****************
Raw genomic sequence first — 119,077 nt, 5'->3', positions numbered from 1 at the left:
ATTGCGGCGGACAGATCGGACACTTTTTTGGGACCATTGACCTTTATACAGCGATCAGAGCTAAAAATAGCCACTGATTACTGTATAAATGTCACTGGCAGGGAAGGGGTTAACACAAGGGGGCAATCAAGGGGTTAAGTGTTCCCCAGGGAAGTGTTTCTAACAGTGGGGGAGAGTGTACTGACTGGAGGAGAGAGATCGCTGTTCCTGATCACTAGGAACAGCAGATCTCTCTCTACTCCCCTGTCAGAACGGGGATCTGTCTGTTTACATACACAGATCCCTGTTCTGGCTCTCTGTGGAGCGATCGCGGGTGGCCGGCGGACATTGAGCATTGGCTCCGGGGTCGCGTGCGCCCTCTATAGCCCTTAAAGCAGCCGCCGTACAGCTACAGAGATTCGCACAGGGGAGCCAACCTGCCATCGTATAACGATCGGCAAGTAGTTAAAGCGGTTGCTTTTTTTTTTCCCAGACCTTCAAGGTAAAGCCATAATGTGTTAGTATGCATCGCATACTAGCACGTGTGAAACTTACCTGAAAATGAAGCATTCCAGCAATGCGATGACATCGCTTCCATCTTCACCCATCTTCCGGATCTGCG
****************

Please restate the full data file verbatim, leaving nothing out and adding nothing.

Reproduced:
Raw genomic sequence first — 119,077 nt, 5'->3', positions numbered from 1 at the left:
ATTGCGGCGGACAGATCGGACACTTTTTTGGGACCATTGACCTTTATACAGCGATCAGAGCTAAAAATAGCCACTGATTACTGTATAAATGTCACTGGCAGGGAAGGGGTTAACACAAGGGGGCAATCAAGGGGTTAAGTGTTCCCCAGGGAAGTGTTTCTAACAGTGGGGGAGAGTGTACTGACTGGAGGAGAGAGATCGCTGTTCCTGATCACTAGGAACAGCAGATCTCTCTCTACTCCCCTGTCAGAACGGGGATCTGTCTGTTTACATACACAGATCCCTGTTCTGGCTCTCTGTGGAGCGATCGCGGGTGGCCGGCGGACATTGAGCATTGGCTCCGGGGTCGCGTGCGCCCTCTATAGCCCTTAAAGCAGCCGCCGTACAGCTACAGAGATTCGCACAGGGGAGCCAACCTGCCATCGTATAACGATCGGCAAGTAGTTAAAGCGGTTGCTTTTTTTTTTCCCAGACCTTCAAGGTAAAGCCATAATGTGTTAGTATGCATCGCATACTAGCACGTGTGAAACTTACCTGAAAATGAAGCATTCCAGCAATGCGATGACATCGCTTCCATCTTCACCCATCTTCCGGATCTGCG